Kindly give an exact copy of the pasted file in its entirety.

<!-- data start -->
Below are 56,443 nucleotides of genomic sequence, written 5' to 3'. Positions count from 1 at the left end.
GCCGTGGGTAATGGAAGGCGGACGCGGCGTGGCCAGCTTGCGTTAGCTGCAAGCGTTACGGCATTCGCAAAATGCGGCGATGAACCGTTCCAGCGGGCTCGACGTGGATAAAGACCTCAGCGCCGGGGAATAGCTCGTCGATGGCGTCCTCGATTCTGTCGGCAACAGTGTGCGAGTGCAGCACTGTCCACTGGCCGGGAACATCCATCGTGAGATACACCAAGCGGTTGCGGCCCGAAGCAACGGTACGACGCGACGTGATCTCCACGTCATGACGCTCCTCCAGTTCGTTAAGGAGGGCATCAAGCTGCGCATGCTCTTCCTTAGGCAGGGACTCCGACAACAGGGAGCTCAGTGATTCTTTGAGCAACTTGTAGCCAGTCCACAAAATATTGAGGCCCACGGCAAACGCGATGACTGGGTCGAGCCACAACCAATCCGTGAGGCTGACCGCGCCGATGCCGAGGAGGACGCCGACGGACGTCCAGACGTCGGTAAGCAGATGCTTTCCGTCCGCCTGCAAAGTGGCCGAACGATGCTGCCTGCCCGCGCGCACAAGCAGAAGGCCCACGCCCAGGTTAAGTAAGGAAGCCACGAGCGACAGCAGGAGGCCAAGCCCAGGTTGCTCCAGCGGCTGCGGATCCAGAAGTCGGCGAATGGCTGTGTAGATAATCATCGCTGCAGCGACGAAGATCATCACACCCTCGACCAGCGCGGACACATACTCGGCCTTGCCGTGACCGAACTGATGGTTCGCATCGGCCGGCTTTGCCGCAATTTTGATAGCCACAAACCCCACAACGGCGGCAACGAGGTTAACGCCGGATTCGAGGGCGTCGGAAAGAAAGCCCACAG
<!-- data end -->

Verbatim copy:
Below are 56,443 nucleotides of genomic sequence, written 5' to 3'. Positions count from 1 at the left end.
GCCGTGGGTAATGGAAGGCGGACGCGGCGTGGCCAGCTTGCGTTAGCTGCAAGCGTTACGGCATTCGCAAAATGCGGCGATGAACCGTTCCAGCGGGCTCGACGTGGATAAAGACCTCAGCGCCGGGGAATAGCTCGTCGATGGCGTCCTCGATTCTGTCGGCAACAGTGTGCGAGTGCAGCACTGTCCACTGGCCGGGAACATCCATCGTGAGATACACCAAGCGGTTGCGGCCCGAAGCAACGGTACGACGCGACGTGATCTCCACGTCATGACGCTCCTCCAGTTCGTTAAGGAGGGCATCAAGCTGCGCATGCTCTTCCTTAGGCAGGGACTCCGACAACAGGGAGCTCAGTGATTCTTTGAGCAACTTGTAGCCAGTCCACAAAATATTGAGGCCCACGGCAAACGCGATGACTGGGTCGAGCCACAACCAATCCGTGAGGCTGACCGCGCCGATGCCGAGGAGGACGCCGACGGACGTCCAGACGTCGGTAAGCAGATGCTTTCCGTCCGCCTGCAAAGTGGCCGAACGATGCTGCCTGCCCGCGCGCACAAGCAGAAGGCCCACGCCCAGGTTAAGTAAGGAAGCCACGAGCGACAGCAGGAGGCCAAGCCCAGGTTGCTCCAGCGGCTGCGGATCCAGAAGTCGGCGAATGGCTGTGTAGATAATCATCGCTGCAGCGACGAAGATCATCACACCCTCGACCAGCGCGGACACATACTCGGCCTTGCCGTGACCGAACTGATGGTTCGCATCGGCCGGCTTTGCCGCAATTTTGATAGCCACAAACCCCACAACGGCGGCAACGAGGTTAACGCCGGATTCGAGGGCGTCGGAAAGAAAGCCCACAG